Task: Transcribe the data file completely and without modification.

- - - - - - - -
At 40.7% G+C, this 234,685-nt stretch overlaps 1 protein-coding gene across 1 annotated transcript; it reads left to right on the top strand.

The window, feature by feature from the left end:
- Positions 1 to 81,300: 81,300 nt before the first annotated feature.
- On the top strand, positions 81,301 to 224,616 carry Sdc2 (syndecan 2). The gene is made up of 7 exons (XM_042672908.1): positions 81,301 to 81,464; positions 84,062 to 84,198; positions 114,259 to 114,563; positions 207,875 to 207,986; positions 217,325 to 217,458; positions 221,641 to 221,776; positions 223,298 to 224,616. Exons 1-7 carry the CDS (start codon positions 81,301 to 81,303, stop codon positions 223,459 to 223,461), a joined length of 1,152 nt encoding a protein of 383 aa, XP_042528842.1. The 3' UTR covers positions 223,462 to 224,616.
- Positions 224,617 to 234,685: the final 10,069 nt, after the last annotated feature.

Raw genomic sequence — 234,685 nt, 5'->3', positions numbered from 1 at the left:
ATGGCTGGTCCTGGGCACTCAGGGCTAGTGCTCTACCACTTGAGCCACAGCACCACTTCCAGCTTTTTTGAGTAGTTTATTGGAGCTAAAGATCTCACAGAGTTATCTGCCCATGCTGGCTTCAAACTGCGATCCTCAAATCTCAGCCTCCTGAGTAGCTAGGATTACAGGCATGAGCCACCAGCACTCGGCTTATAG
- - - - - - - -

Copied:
At 40.7% G+C, this 234,685-nt stretch overlaps 1 protein-coding gene across 1 annotated transcript; it reads left to right on the top strand.

The window, feature by feature from the left end:
- Positions 1 to 81,300: 81,300 nt before the first annotated feature.
- On the top strand, positions 81,301 to 224,616 carry Sdc2 (syndecan 2). The gene is made up of 7 exons (XM_042672908.1): positions 81,301 to 81,464; positions 84,062 to 84,198; positions 114,259 to 114,563; positions 207,875 to 207,986; positions 217,325 to 217,458; positions 221,641 to 221,776; positions 223,298 to 224,616. Exons 1-7 carry the CDS (start codon positions 81,301 to 81,303, stop codon positions 223,459 to 223,461), a joined length of 1,152 nt encoding a protein of 383 aa, XP_042528842.1. The 3' UTR covers positions 223,462 to 224,616.
- Positions 224,617 to 234,685: the final 10,069 nt, after the last annotated feature.

Raw genomic sequence — 234,685 nt, 5'->3', positions numbered from 1 at the left:
ATGGCTGGTCCTGGGCACTCAGGGCTAGTGCTCTACCACTTGAGCCACAGCACCACTTCCAGCTTTTTTGAGTAGTTTATTGGAGCTAAAGATCTCACAGAGTTATCTGCCCATGCTGGCTTCAAACTGCGATCCTCAAATCTCAGCCTCCTGAGTAGCTAGGATTACAGGCATGAGCCACCAGCACTCGGCTTATAG